Apple, Inc., CEO Steve Jobs, and a number of company executives have been re-accused of fraud in a new lawsuit filed in California last week. Along with former Apple CFO Fred Anderson, former General Counsel Nancy Heinen, and board members William V. Campbell, Millard S. Drexler, Arthur D. Levinson and Jerome P. York, Jobs and Apple are accused of knowingly defrauding shareholders with stock option backdating, a scandal which resulted in federal U.S. Securities and Exchange Commission charges against Anderson and Heinen, but no prosecution of Jobs. The civil complaint claims all the named parties were aware of the illegal nature of the backdating, stating: “The defendants knew that options were not granted on the dates that were disclosed to shareholders and falsified the company’s records to create the appearance of illegality, and thus bear direct responsibility for their actions.” [via Macworld UK]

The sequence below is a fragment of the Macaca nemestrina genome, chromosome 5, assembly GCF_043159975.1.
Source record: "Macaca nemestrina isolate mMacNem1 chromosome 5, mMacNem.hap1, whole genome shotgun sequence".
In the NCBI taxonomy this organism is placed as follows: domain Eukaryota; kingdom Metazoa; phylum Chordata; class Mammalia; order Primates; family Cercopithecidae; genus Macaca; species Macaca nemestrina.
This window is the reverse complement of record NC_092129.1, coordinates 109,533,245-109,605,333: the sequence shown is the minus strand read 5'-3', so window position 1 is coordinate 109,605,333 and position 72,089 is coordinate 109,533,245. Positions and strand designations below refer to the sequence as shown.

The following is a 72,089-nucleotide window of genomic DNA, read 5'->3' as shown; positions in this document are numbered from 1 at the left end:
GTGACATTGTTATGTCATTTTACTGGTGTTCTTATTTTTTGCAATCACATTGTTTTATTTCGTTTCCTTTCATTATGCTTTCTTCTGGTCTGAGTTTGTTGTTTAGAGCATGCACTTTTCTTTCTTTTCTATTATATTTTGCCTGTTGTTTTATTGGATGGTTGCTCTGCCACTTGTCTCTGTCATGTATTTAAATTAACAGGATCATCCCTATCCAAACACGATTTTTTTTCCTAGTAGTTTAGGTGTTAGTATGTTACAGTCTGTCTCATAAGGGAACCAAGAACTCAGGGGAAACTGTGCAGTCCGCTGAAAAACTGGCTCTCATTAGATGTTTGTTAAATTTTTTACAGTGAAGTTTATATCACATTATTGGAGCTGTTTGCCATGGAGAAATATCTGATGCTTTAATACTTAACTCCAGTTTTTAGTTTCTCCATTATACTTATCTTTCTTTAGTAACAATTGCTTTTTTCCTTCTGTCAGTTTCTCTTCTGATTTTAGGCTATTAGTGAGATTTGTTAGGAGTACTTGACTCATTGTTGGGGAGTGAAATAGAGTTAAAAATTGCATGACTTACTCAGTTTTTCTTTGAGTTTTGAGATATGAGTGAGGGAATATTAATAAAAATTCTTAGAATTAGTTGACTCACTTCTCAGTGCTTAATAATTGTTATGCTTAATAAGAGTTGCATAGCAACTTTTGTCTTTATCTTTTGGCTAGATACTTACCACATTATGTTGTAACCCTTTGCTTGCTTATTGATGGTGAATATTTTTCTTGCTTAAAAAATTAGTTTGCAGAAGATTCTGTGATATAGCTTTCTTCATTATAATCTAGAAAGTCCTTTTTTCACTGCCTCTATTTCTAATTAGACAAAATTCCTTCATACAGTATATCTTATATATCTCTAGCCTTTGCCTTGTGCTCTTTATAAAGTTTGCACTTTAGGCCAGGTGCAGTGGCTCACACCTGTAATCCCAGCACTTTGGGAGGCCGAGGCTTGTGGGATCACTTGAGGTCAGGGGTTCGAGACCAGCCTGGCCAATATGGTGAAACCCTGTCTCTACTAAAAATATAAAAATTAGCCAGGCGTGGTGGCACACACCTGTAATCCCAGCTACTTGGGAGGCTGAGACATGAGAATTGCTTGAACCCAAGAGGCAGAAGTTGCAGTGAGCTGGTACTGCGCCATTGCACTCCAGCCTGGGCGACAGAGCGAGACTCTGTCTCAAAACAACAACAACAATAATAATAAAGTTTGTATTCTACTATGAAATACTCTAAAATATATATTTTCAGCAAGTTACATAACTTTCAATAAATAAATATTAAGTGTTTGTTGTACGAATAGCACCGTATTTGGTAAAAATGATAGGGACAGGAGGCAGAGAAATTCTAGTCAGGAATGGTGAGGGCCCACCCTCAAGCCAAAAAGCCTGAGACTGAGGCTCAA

Updated: The new filing, by plaintiffs Martin Vogel and Kenneth Mahoney, is a re-initiation of a previous attempt at a class action lawsuit against Apple, Jobs, and the company’s executives and directors. Vogel’s prior suit, known as Vogel v. Jobs et al., was previously dismissed with prejudice, and awaiting the filing of an amended consolidated class action complaint.